6-8th September 2019 was the date of the Gilwell Reunion. 4 lucky Leaders had a wonderful weekend exploring all that Gilwell Park and the Reunion had to offer. They had sunny days, fun, fellowship with Scout Leaders from around the world and a chance to sleep in without being disturbed by young scouts. But what is the Gilwell Reunion?
100 years of Gilwell Park
On the edge of a clearing in the woods, behind a bright white manor house on the edge of an ancient forest just outside London, stands The Gilwell Oak. Unbeknownst to many, this tree is deeply rooted in Scouting history, and remains a symbol of its growth. For 100 years, Scouts and adult volunteers from around the world have gathered beneath its boughs while undertaking training at Gilwell Park. If Brownsea Island – the site of Robert Baden-Powell’s first camp for just 20 boys – is the birthplace of Scouting, then Gilwell Park is its lifelong home.
This year will mark 100 years since Gilwell Park opened and, in true Scouting style, the century of success will be celebrated with a variety of events at the historic site, exhibitions of Scouting souvenirs through the ages, and a wealth of information on Gilwell Park’s heritage.
Gilwell Park was originally bought as a campsite in 1919, using donations from a Scottish Scout Commissioner who wanted to give East London Scouts some outdoor space for their activities. However, the First World War (1914-18) had lost the country thousands of young men, including over 5,000 Scouts and adult volunteers. A new generation of leaders was needed to guide the 200,000 strong youth membership, and so a training centre was established alongside the campsite at Gilwell. The first course ran in September 1919, and the occasion is commemorated every year with the infamous “Gilwell Reunion”.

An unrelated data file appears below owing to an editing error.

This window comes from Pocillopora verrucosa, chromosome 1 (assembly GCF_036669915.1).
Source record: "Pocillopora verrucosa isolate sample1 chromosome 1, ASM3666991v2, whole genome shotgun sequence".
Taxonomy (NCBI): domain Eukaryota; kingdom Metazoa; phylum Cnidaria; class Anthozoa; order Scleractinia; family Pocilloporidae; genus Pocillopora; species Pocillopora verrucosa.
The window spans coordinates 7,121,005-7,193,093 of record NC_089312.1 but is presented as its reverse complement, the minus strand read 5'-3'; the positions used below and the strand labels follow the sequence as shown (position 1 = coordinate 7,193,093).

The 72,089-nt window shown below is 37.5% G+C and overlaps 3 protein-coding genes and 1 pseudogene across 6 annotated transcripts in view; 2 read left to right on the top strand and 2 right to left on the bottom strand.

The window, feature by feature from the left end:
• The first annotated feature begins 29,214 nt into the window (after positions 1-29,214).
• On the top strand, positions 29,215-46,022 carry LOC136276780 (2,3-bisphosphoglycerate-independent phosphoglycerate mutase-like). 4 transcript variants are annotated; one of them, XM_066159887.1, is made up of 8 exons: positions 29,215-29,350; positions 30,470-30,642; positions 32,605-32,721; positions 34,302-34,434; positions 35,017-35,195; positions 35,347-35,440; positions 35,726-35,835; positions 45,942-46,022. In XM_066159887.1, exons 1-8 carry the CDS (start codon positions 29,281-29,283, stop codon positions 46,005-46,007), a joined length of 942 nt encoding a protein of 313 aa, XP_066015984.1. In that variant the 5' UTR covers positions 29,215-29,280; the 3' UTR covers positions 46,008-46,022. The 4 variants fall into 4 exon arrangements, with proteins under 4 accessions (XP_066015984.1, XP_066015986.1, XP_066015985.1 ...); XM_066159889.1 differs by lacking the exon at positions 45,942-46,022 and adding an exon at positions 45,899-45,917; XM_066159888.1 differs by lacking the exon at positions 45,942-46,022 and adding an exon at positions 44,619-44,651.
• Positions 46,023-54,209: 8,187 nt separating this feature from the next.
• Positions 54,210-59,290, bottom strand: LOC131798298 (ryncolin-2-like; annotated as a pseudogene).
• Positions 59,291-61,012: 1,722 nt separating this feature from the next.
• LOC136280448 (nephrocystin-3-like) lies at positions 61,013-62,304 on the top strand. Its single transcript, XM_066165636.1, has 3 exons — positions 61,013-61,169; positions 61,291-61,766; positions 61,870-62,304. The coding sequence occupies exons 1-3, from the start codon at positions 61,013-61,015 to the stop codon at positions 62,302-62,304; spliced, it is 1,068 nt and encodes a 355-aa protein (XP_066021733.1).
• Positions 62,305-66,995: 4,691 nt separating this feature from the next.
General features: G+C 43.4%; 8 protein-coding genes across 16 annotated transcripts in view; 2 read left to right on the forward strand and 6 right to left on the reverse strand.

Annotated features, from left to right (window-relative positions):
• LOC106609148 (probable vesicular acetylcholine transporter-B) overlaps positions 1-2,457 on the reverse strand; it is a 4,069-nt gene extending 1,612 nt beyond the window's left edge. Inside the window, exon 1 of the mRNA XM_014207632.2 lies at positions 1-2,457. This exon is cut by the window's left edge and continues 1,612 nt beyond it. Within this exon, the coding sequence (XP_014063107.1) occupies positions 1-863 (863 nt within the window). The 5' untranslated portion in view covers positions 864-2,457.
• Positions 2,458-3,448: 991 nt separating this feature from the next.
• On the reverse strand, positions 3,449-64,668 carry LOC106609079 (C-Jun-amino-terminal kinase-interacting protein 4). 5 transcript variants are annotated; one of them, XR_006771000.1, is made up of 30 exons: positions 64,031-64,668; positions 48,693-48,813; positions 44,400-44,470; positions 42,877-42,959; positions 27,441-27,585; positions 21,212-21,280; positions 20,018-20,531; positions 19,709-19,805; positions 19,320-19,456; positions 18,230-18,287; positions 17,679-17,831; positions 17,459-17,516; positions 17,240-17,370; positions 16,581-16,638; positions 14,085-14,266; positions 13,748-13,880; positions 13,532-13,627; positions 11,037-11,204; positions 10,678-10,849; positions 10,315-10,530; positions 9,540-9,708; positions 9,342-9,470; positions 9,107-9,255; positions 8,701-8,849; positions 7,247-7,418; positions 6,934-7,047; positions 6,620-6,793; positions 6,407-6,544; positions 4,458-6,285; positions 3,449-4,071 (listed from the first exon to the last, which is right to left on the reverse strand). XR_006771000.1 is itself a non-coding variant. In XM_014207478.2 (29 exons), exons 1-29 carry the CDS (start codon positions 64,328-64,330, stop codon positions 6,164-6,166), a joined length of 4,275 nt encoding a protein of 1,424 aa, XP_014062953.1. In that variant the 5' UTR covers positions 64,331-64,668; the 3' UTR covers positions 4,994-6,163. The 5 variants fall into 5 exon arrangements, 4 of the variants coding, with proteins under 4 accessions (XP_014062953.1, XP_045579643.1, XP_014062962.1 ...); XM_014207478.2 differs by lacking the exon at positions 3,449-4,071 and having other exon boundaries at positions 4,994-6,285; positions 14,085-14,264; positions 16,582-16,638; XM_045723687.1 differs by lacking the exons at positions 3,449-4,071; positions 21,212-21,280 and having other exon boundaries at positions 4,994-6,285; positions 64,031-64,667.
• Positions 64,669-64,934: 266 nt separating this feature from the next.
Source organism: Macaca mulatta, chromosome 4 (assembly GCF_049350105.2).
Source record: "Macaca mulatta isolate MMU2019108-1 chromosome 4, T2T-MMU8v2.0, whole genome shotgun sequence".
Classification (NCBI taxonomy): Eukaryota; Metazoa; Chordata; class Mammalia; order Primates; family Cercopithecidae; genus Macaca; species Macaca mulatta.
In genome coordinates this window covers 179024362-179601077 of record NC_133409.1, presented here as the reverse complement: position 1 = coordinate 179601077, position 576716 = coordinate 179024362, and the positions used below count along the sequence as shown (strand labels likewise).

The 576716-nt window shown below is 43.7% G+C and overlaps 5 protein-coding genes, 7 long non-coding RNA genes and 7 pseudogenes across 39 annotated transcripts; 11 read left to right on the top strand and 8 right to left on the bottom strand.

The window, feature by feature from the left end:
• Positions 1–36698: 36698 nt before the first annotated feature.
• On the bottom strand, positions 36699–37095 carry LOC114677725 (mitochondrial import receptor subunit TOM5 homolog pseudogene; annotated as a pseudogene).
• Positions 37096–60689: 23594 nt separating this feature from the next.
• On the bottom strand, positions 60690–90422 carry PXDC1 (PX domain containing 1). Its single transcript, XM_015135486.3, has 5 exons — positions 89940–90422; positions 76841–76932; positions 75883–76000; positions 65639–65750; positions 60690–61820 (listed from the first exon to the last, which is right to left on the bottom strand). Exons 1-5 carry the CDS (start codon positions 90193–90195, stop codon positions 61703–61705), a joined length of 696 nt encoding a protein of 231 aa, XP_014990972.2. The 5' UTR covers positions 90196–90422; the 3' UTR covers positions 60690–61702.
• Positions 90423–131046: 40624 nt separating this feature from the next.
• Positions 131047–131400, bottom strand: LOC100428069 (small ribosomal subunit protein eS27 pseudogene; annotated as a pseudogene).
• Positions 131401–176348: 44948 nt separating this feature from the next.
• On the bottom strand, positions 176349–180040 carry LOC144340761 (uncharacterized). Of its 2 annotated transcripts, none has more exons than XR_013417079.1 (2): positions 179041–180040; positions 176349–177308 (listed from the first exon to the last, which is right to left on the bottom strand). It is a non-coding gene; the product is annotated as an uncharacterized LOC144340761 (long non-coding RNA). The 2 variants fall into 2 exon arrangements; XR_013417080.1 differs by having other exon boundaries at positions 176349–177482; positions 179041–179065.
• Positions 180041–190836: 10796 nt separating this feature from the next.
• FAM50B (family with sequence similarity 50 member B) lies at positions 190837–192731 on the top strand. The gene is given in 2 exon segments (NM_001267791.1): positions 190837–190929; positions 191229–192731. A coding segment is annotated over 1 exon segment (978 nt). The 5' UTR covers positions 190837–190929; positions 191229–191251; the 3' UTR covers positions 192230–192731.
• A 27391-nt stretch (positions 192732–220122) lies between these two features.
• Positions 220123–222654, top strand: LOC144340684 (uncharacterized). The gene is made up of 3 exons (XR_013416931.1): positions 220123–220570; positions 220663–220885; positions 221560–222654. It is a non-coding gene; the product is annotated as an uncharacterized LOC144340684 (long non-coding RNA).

A century of success
The early training courses, led by Baden-Powell himself, taught leaders practical skills such as pioneering, campcraft, games, fieldwork and pathfinding – activities which remain at the heart of Scouting. One hundred years on, successful participants are still awarded the Wood Badge, which was originally made using beads from a Zulu necklace Baden-Powell picked up on his travels. The founder was determined that Scouting be open to all and believed that anyone could be a member if they had “a good stout heart”. In 1982, on Scouting’s 75th anniversary, Gilwell Park hosted Extoree ’82 – the first international camp to offer equal access to all Scouts. In 1995, the Queen came to open a newly refurbished training centre and in 2001, Gilwell became the official HQ of The Scouting Association. In its first 100 years, Gilwell Park has gone from modest estate to state-of-the-art training and activity centre that welcomes more than 60,000 youngsters from across the globe every year.